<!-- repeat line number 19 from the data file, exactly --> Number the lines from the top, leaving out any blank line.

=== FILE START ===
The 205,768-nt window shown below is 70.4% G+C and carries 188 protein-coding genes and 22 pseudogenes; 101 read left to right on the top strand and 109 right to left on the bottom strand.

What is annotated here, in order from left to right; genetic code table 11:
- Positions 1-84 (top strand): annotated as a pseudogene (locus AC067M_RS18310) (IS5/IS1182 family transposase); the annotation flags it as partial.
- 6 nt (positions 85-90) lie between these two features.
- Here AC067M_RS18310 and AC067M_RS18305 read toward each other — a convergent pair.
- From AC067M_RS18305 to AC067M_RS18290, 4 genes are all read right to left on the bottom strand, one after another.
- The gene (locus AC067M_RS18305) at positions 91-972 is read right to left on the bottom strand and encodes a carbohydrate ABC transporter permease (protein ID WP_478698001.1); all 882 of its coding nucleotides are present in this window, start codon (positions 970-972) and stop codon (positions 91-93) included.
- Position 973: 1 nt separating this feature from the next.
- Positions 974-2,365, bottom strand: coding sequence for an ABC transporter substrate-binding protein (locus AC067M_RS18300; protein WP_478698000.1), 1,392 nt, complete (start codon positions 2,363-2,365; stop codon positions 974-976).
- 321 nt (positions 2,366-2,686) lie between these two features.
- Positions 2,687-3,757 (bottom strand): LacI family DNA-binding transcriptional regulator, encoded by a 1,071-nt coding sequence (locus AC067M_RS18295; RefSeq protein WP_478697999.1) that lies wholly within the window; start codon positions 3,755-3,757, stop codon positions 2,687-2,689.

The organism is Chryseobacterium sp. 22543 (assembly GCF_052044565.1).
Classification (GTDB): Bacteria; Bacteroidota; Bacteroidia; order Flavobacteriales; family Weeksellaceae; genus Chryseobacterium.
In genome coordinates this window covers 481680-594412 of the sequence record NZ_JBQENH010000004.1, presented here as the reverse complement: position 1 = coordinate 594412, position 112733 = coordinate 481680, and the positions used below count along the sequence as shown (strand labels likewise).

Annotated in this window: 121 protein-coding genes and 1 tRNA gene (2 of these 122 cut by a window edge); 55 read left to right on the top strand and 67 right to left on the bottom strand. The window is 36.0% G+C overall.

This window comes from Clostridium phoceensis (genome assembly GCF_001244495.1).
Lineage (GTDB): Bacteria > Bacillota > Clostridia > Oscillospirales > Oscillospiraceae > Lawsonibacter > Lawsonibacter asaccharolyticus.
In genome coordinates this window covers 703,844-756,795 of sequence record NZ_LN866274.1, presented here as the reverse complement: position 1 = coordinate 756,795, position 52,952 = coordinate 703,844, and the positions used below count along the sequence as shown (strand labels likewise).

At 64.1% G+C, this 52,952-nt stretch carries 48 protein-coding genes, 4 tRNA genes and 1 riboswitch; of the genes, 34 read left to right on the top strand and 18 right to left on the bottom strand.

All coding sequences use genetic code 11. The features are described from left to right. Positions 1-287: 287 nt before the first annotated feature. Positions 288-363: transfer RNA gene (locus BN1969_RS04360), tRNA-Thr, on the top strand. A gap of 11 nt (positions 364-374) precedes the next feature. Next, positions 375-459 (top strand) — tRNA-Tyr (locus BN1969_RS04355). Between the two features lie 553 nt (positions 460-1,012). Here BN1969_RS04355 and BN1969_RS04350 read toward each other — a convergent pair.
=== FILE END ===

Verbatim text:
At 64.1% G+C, this 52,952-nt stretch carries 48 protein-coding genes, 4 tRNA genes and 1 riboswitch; of the genes, 34 read left to right on the top strand and 18 right to left on the bottom strand.